- Market Structure and Liquidity, Equities (e.g., allow smaller companies to limit the exchanges on which they trade to facilitate the development of centralized liquidity);
- Market Structure and Liquidity, Treasuries (e.g., provide greater support for the repo market);
- Market Structure and Liquidity, Corporate Bonds (e.g., improve liquidity);
- Securitization and Capital (e.g., simplify capital regulation of banks);
- Securitization and Liquidity (e.g., treat certain securitizations as liquid assets);
- Securitization and Risk Retention (e.g., provide exemptions from the risk retention requirements);
- Securitization and Disclosures (e.g., reduce the number of required reporting fields for registered deals);
- Derivatives and Harmonization Between the CFTC and SEC (e.g., the SEC should adopt its security-based swap rules);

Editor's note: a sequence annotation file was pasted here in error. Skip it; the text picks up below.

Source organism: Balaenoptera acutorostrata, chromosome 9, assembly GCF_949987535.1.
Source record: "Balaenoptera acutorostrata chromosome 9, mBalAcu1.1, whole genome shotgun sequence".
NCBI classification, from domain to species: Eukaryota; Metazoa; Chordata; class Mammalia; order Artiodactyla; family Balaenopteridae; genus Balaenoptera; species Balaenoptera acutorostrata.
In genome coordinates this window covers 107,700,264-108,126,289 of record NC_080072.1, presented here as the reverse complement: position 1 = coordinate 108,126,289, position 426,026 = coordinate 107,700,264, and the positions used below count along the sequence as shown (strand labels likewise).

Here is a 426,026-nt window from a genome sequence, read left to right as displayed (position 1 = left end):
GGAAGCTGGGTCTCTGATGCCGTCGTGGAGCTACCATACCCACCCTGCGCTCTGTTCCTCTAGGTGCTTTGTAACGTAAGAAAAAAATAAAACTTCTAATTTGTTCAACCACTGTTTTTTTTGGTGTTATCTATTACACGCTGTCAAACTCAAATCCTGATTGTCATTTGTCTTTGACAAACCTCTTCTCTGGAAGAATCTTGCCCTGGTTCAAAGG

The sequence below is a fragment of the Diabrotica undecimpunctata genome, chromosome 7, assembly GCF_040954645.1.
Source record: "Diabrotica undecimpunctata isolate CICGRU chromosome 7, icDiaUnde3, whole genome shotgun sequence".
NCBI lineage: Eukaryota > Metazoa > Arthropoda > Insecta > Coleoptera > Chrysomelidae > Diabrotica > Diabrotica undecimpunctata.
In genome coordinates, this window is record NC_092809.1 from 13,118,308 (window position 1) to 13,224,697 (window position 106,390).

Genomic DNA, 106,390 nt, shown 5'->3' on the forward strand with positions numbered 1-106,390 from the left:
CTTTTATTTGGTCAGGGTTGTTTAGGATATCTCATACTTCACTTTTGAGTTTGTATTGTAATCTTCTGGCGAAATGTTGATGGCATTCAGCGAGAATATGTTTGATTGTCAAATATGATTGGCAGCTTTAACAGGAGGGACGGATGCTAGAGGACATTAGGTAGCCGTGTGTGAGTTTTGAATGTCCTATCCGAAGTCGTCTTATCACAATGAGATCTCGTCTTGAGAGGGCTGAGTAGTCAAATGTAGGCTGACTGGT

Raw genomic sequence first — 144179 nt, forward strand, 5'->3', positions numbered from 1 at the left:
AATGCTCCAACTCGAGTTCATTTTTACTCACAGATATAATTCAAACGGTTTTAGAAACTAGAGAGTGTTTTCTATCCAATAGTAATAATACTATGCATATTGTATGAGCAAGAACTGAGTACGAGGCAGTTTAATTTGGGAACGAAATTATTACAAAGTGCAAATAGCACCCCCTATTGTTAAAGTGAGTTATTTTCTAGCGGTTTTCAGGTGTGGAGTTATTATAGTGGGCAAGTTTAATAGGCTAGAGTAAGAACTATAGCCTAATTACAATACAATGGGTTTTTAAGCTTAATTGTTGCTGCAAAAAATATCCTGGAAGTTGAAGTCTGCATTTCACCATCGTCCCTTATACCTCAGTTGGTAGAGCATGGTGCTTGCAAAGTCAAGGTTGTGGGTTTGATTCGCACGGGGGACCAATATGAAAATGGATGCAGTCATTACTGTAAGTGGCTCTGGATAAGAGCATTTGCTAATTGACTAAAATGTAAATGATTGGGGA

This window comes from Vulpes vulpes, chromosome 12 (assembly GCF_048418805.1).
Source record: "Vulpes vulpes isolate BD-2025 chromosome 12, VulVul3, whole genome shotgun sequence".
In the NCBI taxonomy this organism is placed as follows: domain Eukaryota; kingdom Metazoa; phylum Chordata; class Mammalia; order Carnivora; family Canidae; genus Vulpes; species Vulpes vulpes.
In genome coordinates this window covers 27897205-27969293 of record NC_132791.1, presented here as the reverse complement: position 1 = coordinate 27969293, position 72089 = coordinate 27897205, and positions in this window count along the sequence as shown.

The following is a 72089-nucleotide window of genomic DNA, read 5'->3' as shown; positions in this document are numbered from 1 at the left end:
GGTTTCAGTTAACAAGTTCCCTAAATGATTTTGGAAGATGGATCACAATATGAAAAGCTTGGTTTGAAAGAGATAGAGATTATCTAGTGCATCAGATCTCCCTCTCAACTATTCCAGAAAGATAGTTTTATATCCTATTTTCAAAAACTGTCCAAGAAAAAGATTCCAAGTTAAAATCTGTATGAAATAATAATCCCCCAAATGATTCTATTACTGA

- Derivatives and Margin Requirements for Uncleared Swaps (e.g., there should be exemptions from initial margin requirements between bank affiliates of a bank “consistent with the margin requirements of the CFTC and the corresponding non-US requirements”);
- Derivatives and CFTC Use of No-Action Letters (e.g., rules should be fixed so it is not necessary to rely on no-action letters);
- Derivatives and Cross-Border Issues (e.g., the U.S. regulators should work with global regulators on issues such as privacy);
- Derivatives and Capital Treatment in Support of Central Clearing (e.g., required capital should be reduced on centrally cleared transactions);
- Derivatives and Swap Dealer De Minimis Threshold (e.g., there should be no reduction in the de minimis threshhold for dealer registration);